I was originally going to write a long post refuting Bill O’Reilly’s claim that it requires more faith to be an atheist than not, but I decided not to. I’ve made that argument so many time that the thought of doing it again gives me the same feeling as the thought of doing my taxes. And whereas I’m required to do my taxes by law, I’m allowed to pass on knocking down dumb repetitions of ancient fallacies.
I will say this, though: I don’t get the attitude that compels people like O’Reilly to insist over and over again that they have less faith than the average atheist. Isn’t faith supposed to be an awesome, transformative thing? I’m not one of the faithful myself, but I still appreciate the concept. Obedience to the tenets of the Bible without it — or with a cheapened, diluted version of it — sounds like kind of a hollow experience to me.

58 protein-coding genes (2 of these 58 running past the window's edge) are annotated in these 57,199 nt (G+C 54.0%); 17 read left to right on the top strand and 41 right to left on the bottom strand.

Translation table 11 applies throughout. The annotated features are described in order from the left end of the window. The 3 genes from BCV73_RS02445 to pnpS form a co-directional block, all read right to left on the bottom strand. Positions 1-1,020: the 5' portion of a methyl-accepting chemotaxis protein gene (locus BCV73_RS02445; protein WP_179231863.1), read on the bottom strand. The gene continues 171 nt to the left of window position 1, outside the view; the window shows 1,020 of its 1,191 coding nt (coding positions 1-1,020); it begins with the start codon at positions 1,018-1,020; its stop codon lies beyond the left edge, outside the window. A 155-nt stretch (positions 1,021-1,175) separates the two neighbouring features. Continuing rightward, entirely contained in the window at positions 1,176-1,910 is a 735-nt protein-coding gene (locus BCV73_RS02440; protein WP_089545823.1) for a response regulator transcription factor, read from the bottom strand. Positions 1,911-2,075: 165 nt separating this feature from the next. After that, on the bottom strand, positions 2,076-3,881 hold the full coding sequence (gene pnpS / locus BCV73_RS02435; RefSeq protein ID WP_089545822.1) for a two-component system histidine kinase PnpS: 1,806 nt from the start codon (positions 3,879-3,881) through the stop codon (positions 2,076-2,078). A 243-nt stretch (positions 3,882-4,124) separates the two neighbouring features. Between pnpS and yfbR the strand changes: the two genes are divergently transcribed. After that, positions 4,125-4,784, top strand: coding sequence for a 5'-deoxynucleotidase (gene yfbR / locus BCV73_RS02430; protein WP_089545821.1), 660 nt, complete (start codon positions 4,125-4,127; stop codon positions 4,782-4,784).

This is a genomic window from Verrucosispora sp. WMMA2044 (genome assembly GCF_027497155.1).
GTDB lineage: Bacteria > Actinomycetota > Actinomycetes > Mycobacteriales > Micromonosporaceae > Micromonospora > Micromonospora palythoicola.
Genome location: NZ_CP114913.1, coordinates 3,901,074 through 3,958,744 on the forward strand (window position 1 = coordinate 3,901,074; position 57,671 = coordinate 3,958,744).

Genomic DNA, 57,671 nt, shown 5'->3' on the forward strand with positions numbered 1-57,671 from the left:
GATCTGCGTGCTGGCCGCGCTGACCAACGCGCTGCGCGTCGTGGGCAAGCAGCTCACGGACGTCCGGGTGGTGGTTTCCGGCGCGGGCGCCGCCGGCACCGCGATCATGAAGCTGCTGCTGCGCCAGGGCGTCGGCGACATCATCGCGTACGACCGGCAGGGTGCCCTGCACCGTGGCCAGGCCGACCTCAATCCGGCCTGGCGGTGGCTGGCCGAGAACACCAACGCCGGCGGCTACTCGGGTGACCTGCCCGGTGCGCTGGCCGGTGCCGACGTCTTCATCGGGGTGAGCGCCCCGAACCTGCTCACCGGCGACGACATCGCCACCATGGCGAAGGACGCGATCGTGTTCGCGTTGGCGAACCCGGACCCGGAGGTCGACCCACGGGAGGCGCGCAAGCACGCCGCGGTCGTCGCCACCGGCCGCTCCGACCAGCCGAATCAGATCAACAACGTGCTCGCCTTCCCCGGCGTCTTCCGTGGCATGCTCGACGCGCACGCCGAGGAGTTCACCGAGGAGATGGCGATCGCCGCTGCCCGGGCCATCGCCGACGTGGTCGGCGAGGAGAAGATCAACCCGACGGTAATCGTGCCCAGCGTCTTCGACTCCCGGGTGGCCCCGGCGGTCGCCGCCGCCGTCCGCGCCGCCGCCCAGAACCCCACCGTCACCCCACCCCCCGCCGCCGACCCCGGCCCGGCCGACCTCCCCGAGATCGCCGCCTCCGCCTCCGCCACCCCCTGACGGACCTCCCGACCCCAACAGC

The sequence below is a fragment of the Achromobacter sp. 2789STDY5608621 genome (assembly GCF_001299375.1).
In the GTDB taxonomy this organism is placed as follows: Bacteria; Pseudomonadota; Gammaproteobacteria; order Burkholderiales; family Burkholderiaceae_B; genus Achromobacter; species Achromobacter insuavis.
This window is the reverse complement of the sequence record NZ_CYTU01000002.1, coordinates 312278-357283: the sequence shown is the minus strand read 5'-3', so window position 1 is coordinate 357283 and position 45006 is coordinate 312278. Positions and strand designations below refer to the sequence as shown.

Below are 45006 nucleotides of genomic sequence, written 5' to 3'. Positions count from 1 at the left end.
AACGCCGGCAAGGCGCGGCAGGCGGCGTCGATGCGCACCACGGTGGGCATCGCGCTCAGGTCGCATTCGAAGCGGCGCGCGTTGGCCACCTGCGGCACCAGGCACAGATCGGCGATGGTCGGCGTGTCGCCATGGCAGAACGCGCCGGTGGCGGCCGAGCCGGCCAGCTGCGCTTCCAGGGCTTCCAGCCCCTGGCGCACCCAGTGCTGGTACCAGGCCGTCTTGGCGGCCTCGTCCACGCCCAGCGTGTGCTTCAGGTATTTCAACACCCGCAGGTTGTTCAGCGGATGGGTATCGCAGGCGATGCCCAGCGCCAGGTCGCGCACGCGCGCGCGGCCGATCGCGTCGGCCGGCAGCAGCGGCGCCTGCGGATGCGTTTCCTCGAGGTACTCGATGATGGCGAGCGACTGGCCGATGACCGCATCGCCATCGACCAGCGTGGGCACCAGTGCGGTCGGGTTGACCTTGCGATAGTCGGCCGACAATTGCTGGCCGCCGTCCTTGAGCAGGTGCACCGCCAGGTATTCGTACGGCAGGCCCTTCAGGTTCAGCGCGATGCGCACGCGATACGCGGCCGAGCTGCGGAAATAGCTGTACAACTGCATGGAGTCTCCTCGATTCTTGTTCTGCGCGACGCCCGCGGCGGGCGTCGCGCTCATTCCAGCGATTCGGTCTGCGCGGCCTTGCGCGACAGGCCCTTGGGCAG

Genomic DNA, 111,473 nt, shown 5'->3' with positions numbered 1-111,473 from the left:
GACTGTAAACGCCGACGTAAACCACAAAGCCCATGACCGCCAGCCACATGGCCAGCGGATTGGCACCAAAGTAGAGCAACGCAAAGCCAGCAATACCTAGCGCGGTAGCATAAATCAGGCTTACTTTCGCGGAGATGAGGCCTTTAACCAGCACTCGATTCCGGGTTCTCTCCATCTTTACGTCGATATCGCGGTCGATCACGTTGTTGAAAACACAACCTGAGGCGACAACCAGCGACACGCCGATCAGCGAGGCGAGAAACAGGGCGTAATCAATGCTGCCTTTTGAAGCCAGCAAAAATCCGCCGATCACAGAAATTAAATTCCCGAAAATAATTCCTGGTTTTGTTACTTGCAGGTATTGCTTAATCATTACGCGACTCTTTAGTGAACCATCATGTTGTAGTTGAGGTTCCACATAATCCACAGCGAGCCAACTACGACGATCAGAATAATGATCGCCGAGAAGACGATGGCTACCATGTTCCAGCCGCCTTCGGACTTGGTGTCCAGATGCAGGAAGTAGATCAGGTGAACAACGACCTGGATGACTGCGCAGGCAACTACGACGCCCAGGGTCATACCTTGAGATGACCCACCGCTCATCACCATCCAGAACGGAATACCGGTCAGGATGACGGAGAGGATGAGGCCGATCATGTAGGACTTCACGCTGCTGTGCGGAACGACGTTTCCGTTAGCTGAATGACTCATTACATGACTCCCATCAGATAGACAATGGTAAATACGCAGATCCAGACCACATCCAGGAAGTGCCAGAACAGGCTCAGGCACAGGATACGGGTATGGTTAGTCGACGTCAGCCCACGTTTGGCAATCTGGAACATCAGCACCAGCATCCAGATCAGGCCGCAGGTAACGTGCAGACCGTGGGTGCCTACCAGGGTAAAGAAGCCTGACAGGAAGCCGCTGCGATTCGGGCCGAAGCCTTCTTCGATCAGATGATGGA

But of course, true faith is difficult. The people I know who have true faith and are honest with themselves about it haven’t defeated doubt: they’ve committed themselves to an endless struggle with it. I suppose that’s where grace comes from. If that were O’Reilly’s position — if he wrestled with his belief and approached the subject with thoughtfulness and humility — I would admire him. But evidently he’s decided that faith is too hard and uncertainty too scary to look straight in the eyes. Better to just be ignorant.